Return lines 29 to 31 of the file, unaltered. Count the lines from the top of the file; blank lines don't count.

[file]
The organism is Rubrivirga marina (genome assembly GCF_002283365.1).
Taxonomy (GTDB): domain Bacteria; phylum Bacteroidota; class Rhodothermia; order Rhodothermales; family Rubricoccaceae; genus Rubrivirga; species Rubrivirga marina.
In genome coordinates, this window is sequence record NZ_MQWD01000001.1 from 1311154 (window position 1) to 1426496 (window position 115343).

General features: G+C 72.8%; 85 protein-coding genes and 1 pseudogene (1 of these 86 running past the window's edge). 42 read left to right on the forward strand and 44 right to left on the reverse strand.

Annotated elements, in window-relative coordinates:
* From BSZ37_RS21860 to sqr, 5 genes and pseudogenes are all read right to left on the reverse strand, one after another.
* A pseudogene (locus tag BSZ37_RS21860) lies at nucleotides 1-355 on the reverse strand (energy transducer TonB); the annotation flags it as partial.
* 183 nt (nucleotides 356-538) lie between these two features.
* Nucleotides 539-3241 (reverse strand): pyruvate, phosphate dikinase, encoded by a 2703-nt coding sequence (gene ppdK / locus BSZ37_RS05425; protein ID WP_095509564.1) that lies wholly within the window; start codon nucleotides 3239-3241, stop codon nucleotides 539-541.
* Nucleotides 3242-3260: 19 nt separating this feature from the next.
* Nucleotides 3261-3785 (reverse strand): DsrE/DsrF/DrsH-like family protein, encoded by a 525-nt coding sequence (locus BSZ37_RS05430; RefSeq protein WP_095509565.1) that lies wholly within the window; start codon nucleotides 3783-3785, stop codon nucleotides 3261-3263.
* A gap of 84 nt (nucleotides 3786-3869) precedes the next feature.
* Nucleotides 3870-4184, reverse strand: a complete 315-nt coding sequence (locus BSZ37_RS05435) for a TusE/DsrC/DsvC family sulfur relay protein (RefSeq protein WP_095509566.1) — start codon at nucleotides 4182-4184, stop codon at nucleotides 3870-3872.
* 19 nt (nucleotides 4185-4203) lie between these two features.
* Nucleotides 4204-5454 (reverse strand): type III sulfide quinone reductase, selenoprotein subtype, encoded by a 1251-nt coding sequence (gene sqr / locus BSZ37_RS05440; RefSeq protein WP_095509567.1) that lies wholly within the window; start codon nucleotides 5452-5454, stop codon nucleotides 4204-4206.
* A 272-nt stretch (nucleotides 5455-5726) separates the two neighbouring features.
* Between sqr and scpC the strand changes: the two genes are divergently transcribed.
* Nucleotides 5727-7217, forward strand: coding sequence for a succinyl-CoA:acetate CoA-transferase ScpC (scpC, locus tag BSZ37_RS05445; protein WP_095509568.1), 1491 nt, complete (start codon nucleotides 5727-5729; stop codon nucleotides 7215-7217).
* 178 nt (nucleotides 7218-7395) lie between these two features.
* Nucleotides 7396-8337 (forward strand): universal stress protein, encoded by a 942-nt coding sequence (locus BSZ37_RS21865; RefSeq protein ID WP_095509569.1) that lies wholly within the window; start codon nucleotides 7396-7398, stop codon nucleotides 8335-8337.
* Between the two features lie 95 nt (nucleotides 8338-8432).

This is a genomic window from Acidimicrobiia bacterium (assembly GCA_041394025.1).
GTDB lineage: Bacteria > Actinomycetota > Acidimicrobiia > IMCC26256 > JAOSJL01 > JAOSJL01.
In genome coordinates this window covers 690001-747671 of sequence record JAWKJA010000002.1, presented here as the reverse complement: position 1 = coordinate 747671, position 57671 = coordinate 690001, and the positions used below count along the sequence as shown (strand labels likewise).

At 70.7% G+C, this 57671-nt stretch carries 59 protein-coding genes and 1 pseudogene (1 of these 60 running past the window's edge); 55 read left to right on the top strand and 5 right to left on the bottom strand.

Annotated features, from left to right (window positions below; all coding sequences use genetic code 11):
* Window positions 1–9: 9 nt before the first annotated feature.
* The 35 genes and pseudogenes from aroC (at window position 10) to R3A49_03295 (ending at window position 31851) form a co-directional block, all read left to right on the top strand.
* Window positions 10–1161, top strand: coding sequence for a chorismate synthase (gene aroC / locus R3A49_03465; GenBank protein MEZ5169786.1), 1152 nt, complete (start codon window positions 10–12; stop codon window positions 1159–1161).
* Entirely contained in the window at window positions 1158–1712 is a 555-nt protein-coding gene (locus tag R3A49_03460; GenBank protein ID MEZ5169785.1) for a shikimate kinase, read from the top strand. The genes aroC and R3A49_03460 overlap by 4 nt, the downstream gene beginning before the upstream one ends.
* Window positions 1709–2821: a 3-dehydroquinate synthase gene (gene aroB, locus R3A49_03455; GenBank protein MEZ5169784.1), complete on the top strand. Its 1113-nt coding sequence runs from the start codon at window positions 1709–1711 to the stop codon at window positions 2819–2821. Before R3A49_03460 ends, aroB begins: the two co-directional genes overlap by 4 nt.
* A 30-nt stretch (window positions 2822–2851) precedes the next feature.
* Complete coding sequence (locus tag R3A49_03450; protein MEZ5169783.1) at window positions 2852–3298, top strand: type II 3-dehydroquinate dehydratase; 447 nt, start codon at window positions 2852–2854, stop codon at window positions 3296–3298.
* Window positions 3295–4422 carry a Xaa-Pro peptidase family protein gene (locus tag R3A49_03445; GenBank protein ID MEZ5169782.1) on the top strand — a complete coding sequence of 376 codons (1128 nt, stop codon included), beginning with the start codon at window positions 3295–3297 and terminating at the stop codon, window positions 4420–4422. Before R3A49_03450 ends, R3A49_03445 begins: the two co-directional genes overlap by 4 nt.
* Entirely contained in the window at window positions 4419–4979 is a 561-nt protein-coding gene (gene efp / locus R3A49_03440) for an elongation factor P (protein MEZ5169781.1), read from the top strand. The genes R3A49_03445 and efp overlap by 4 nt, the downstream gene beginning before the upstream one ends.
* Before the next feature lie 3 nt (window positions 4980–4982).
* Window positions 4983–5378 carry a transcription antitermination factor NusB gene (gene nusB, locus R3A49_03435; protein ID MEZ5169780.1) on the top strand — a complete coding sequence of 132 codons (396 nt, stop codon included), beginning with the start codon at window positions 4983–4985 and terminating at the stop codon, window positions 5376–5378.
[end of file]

* Window positions 10–1161, top strand: coding sequence for a chorismate synthase (gene aroC / locus R3A49_03465; GenBank protein MEZ5169786.1), 1152 nt, complete (start codon window positions 10–12; stop codon window positions 1159–1161).
* Entirely contained in the window at window positions 1158–1712 is a 555-nt protein-coding gene (locus tag R3A49_03460; GenBank protein ID MEZ5169785.1) for a shikimate kinase, read from the top strand. The genes aroC and R3A49_03460 overlap by 4 nt, the downstream gene beginning before the upstream one ends.
* Window positions 1709–2821: a 3-dehydroquinate synthase gene (gene aroB, locus R3A49_03455; GenBank protein MEZ5169784.1), complete on the top strand. Its 1113-nt coding sequence runs from the start codon at window positions 1709–1711 to the stop codon at window positions 2819–2821. Before R3A49_03460 ends, aroB begins: the two co-directional genes overlap by 4 nt.